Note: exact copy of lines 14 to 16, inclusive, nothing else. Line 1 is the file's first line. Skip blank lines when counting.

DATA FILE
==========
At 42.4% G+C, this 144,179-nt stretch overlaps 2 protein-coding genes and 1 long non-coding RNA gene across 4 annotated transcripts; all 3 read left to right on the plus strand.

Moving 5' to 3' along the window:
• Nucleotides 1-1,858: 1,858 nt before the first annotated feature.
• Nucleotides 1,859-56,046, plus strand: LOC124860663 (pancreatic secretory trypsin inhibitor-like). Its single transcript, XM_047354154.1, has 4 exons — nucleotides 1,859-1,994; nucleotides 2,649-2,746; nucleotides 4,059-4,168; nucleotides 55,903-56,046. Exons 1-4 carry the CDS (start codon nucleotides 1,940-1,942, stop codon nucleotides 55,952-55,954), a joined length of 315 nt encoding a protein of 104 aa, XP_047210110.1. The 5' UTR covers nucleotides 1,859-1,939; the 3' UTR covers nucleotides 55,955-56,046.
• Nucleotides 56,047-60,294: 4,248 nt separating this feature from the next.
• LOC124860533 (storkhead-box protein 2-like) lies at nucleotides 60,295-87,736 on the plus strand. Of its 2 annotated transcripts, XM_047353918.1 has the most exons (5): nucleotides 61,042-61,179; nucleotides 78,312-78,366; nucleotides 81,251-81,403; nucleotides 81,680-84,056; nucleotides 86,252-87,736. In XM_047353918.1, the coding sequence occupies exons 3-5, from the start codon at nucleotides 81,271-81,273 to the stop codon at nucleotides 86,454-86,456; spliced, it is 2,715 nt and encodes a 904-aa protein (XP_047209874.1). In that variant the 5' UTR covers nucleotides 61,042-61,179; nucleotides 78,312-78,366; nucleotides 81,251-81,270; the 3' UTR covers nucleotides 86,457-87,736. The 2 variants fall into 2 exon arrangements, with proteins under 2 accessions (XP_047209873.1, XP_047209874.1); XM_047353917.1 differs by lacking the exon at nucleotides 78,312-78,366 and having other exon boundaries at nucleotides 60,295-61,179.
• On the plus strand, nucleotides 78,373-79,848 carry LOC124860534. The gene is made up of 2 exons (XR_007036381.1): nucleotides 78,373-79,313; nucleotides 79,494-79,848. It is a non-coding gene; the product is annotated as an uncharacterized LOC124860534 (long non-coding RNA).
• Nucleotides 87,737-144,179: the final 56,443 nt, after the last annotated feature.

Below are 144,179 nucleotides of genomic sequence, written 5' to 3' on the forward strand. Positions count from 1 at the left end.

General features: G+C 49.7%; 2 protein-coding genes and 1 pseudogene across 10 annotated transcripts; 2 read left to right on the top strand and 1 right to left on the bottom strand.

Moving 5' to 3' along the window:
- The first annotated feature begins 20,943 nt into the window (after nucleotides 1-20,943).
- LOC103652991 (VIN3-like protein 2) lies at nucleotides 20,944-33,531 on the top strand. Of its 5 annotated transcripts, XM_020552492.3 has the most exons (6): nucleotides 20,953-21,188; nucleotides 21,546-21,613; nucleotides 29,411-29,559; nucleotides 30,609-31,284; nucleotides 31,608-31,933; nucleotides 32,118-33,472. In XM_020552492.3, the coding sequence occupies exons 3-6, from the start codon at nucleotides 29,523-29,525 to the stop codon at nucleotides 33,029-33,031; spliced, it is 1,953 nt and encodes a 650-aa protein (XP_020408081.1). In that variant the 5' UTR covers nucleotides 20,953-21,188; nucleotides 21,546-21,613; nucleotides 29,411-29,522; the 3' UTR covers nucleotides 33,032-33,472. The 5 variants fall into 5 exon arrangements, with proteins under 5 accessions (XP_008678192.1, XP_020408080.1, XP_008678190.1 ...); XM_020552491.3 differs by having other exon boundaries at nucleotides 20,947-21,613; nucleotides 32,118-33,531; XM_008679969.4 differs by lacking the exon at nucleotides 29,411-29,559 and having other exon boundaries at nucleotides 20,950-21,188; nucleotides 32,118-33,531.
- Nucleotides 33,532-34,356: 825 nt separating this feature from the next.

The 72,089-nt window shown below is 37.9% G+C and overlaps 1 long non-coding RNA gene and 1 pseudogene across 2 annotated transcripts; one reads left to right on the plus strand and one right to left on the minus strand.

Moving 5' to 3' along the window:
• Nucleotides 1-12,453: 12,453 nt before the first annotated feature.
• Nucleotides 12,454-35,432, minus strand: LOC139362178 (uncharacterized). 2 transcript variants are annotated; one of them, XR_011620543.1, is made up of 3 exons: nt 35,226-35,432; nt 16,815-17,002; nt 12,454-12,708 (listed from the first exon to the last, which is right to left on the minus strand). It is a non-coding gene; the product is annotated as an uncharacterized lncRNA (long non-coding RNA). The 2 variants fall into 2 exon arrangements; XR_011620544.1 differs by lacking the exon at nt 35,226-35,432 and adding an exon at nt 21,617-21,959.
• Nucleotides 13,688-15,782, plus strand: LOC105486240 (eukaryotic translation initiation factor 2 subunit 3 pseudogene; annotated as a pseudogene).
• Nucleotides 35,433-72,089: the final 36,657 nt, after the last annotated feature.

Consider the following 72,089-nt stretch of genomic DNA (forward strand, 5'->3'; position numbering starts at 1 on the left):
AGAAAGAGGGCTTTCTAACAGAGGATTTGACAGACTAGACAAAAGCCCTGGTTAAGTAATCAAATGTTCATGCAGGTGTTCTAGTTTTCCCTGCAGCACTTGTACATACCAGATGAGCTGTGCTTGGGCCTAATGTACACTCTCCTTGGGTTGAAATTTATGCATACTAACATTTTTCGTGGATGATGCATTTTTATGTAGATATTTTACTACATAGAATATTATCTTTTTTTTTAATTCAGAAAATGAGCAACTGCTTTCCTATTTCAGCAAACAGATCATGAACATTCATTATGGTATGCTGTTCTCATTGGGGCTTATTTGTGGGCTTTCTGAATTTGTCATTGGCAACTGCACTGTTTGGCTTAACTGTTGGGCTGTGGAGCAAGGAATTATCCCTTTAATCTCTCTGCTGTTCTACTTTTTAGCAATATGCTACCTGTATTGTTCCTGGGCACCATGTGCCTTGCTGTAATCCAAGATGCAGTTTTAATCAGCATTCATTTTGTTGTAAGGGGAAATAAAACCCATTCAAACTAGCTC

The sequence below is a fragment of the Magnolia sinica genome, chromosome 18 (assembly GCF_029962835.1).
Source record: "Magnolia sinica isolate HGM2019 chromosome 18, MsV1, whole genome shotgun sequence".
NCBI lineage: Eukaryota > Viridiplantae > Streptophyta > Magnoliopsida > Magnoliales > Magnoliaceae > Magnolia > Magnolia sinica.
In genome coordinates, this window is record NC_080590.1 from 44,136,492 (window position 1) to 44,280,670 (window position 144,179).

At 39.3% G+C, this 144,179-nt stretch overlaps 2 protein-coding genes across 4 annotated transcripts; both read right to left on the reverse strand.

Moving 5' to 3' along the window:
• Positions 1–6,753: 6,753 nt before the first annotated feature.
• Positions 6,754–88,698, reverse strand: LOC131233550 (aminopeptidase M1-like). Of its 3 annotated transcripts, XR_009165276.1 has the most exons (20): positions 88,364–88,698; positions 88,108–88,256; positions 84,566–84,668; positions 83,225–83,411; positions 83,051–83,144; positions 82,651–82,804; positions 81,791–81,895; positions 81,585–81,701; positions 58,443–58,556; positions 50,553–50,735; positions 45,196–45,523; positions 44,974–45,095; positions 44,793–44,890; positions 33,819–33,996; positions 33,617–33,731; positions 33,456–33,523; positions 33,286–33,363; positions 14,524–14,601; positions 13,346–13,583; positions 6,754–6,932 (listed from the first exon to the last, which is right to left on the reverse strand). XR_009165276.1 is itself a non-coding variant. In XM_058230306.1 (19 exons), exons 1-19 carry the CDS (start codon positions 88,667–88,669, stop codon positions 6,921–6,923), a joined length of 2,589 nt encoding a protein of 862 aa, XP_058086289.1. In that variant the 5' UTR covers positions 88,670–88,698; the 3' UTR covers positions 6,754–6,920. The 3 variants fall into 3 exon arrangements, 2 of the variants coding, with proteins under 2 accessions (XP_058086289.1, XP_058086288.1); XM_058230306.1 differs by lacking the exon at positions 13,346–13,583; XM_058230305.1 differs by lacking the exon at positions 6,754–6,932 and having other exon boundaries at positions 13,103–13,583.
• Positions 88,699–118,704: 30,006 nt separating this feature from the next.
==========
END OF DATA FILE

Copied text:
- Nucleotides 33,532-34,356: 825 nt separating this feature from the next.

The 72,089-nt window shown below is 37.9% G+C and overlaps 1 long non-coding RNA gene and 1 pseudogene across 2 annotated transcripts; one reads left to right on the plus strand and one right to left on the minus strand.

Moving 5' to 3' along the window: